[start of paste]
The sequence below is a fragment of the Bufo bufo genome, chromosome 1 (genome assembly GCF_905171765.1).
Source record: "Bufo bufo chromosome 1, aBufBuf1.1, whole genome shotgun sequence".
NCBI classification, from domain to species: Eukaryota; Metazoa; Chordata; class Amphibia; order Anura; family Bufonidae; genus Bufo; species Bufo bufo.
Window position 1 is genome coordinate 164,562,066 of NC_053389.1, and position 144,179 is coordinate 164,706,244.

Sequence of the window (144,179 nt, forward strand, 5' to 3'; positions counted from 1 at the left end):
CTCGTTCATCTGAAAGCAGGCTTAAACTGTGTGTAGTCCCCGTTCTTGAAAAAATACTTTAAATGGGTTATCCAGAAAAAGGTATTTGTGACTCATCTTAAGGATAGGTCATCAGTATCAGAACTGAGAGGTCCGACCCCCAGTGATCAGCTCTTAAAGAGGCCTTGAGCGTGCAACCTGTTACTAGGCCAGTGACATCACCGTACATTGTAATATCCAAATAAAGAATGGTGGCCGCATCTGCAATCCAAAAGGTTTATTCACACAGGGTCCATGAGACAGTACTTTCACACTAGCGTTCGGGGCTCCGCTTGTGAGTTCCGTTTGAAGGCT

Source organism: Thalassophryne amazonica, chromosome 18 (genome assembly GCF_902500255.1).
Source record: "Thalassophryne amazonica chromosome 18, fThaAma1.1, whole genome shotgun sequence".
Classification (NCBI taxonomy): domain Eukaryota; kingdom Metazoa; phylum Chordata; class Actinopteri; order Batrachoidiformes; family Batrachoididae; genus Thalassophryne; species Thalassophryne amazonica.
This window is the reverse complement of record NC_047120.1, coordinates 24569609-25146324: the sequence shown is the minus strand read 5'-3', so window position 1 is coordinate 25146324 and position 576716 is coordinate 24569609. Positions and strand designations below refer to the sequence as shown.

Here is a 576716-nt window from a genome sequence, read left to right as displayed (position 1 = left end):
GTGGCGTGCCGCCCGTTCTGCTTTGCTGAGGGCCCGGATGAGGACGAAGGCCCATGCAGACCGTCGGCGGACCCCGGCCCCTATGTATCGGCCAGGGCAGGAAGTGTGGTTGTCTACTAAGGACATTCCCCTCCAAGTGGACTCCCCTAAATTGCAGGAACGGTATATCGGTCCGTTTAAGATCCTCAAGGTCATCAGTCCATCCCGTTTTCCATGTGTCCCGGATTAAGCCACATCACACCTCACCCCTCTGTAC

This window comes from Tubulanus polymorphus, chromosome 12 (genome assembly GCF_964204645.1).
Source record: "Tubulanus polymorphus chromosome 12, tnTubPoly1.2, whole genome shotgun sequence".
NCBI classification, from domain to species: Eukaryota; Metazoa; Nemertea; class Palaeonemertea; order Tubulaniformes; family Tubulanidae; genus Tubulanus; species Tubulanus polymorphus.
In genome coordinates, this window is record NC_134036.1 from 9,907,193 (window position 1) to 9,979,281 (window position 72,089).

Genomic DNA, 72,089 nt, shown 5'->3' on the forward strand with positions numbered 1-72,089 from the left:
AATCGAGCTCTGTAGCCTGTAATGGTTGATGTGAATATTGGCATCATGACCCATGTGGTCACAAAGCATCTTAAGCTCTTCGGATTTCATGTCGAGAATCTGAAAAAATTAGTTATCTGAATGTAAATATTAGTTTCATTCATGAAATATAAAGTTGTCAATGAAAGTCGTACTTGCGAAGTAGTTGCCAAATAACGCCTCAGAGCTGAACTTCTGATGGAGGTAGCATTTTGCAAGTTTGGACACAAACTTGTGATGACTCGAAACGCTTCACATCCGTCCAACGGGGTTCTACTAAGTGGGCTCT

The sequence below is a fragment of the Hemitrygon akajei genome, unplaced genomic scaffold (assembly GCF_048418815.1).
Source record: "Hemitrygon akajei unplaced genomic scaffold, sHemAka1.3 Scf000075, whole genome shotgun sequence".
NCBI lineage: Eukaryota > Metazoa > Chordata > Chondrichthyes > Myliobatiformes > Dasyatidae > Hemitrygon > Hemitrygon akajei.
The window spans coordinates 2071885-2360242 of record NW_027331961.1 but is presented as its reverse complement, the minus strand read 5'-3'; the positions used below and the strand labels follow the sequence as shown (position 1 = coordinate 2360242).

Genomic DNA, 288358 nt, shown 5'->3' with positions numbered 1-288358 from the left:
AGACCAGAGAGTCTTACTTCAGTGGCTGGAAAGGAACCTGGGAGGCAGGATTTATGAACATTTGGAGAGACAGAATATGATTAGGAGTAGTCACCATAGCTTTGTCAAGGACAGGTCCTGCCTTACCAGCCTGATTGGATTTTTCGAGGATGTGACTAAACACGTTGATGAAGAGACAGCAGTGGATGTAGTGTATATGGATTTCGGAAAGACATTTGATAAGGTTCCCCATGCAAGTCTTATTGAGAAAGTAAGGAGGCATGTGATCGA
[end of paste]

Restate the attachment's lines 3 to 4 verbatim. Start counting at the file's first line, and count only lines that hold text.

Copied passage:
NCBI classification, from domain to species: Eukaryota; Metazoa; Chordata; class Amphibia; order Anura; family Bufonidae; genus Bufo; species Bufo bufo.
Window position 1 is genome coordinate 164,562,066 of NC_053389.1, and position 144,179 is coordinate 164,706,244.